Castle Defense — I Wasn’t Doing Anything for the Next Month, Anyway
Maybe the biggest thing Castle TD has going against is that you can’t fit “crack” anywhere in the title. This is because the game is terribly addictive. Like World of Warcraft — excuse me, World of Warcrack — it’s the sort of title you turn on, sit down to play, and wake up a few months later with a headache and a sweet new beard.
I exaggerate, of course. I’ve only played the game a couple of days, so I couldn’t grow a (longer) beard or anything. It’s still really, really good however.
Tower defense is one of those genres I can understand people liking but don’t personally care for. Being an impulsive, easily distracted person, I don’t really have the patience or attention span to build up a huge defensive network and invariably watch it collapse because I don’t have the mental faculties to strategize. Castle TD changed that for me. The game’s beauty lies in the simplicity it displays on the surface — and the impressive depth you find once you spend a few hours murking orcs.
When you start your campaign you select one of three types of offensive personnel: wizards, which root and slow your enemies so your structures can attack them; paladins, which are focused on survival; and barbarians, which do the highest amount of damage. As with most tower defense games, you don’t control the units directly, but your decision will have a huge impact on your playstyle.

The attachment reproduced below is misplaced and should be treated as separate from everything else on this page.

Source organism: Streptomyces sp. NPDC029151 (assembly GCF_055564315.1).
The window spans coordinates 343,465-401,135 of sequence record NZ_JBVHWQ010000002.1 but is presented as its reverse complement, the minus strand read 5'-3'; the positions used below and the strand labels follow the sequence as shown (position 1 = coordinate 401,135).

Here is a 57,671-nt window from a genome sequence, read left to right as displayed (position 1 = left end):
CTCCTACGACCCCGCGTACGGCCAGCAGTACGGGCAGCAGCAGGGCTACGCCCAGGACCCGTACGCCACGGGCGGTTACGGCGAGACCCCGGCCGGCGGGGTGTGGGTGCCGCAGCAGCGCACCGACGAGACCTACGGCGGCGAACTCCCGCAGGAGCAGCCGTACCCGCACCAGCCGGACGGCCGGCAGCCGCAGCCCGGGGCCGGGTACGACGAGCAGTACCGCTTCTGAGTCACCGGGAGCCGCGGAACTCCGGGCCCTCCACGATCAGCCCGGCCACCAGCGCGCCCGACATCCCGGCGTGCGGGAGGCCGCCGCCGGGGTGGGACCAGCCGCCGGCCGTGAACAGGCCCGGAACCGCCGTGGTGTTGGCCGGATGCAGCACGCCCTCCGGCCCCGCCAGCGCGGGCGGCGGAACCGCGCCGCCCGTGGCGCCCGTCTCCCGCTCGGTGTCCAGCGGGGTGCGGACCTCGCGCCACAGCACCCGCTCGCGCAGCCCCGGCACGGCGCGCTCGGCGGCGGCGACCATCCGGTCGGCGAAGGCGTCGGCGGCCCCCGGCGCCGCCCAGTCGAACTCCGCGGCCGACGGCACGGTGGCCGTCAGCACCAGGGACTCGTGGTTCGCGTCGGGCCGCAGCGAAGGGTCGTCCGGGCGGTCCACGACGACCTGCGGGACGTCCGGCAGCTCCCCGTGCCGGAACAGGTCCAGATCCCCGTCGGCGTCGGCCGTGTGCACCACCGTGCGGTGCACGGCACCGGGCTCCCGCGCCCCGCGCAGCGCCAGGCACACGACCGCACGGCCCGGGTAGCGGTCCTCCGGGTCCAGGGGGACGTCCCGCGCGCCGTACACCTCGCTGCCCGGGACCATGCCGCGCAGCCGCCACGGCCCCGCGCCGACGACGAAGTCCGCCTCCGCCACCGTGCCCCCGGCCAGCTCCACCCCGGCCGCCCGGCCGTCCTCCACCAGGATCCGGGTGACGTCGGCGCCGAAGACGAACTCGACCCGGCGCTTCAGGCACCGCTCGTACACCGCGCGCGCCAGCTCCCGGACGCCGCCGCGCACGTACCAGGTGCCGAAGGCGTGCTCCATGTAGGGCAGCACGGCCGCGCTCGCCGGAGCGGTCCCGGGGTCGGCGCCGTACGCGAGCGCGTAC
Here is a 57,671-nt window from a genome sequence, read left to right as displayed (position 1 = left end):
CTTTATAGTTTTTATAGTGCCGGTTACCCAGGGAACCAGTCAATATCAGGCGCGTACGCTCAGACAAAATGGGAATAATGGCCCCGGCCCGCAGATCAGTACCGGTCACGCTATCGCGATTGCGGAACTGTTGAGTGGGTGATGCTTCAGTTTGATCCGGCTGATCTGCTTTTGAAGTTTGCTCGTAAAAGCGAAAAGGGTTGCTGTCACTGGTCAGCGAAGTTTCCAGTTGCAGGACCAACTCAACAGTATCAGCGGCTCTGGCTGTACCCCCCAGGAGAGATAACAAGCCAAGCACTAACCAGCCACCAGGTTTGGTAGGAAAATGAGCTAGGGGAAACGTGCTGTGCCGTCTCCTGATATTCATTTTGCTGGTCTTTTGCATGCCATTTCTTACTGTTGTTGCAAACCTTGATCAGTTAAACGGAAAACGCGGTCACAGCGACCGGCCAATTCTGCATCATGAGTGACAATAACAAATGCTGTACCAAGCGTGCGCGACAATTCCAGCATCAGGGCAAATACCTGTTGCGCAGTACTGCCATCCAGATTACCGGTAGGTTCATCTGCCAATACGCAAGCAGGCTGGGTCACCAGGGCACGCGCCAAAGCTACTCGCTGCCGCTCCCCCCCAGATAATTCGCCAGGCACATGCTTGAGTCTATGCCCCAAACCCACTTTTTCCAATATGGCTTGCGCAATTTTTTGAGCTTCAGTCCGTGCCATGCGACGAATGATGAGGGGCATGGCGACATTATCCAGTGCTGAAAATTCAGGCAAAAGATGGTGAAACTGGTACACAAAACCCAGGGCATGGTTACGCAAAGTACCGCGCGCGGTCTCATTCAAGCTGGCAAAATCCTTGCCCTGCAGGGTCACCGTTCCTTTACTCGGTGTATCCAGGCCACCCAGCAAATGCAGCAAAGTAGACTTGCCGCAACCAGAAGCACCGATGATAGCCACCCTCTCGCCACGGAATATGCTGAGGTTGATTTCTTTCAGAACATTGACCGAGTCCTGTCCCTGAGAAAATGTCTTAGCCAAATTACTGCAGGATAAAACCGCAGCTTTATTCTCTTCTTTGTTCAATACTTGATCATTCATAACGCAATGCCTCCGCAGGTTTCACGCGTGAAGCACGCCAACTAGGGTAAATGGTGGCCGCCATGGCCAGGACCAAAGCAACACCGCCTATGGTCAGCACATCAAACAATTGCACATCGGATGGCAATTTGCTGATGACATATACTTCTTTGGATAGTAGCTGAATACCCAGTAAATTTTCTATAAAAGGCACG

Whichever you choose, the available buildings remain the same. The first few levels serve as a tutorial for the four basic types — bunkers, labs, forts, and cannons — and their various abilities. I found the lab, which slows advancing units and causes light poison damage over time, to be slightly overpowered when used in conjunction with the laser-shooting fort, which does huge damage, especially after a couple of upgrades. It’s nothing gamebreaking, however, and there were more than a few times where even that combo wasn’t sufficient to keep me alive. I will say I didn’t find much use for the cannon, a basic splash-damage unit, even after multiple upgrades. As always, your mileage may vary.
Another big plus for Castle TD is the variety. Levels, enemy units, and the skill trees for both your ground units and the buildings are incredibly deep. Some of the mobs, in particular, were pretty insane: As the game progressed, I found myself knee-deep in everything from basic ground melee units to attack birds to crazy boss-type baddies that counted as a single wave by themselves.
Visually, the game’s a mixed bag. The hand-drawn backgrounds are by-and-large wonderful-looking. This is good, since you spend at least three battles in each one before moving to the next. On the other hand, some of the units could look a little chintzy. Since every unit is a 2D sprite and there are a ton of them onscreen at times I can’t say whether this is a memory constraint (2D graphics, at least in the past, used to present a problem for developers, since everything needed predrawn) or a design decision, though I’m leaning towards the latter in this instance.